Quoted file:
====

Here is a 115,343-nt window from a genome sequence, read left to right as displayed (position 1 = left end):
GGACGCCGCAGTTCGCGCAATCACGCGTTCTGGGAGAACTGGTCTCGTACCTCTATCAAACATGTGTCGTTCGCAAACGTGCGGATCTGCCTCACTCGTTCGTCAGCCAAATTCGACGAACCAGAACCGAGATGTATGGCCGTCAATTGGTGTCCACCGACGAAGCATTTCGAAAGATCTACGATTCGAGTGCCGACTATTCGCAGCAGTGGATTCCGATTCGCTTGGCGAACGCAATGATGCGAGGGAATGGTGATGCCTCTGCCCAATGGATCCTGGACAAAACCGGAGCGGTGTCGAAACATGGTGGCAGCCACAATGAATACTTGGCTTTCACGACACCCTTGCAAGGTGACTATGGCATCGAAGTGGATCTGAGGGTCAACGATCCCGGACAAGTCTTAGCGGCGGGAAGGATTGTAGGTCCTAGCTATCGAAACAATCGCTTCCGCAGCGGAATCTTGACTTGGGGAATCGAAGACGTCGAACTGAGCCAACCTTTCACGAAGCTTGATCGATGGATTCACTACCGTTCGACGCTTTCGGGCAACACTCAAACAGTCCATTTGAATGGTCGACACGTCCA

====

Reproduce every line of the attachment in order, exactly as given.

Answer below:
Here is a 115,343-nt window from a genome sequence, read left to right as displayed (position 1 = left end):
GGACGCCGCAGTTCGCGCAATCACGCGTTCTGGGAGAACTGGTCTCGTACCTCTATCAAACATGTGTCGTTCGCAAACGTGCGGATCTGCCTCACTCGTTCGTCAGCCAAATTCGACGAACCAGAACCGAGATGTATGGCCGTCAATTGGTGTCCACCGACGAAGCATTTCGAAAGATCTACGATTCGAGTGCCGACTATTCGCAGCAGTGGATTCCGATTCGCTTGGCGAACGCAATGATGCGAGGGAATGGTGATGCCTCTGCCCAATGGATCCTGGACAAAACCGGAGCGGTGTCGAAACATGGTGGCAGCCACAATGAATACTTGGCTTTCACGACACCCTTGCAAGGTGACTATGGCATCGAAGTGGATCTGAGGGTCAACGATCCCGGACAAGTCTTAGCGGCGGGAAGGATTGTAGGTCCTAGCTATCGAAACAATCGCTTCCGCAGCGGAATCTTGACTTGGGGAATCGAAGACGTCGAACTGAGCCAACCTTTCACGAAGCTTGATCGATGGATTCACTACCGTTCGACGCTTTCGGGCAACACTCAAACAGTCCATTTGAATGGTCGACACGTCCA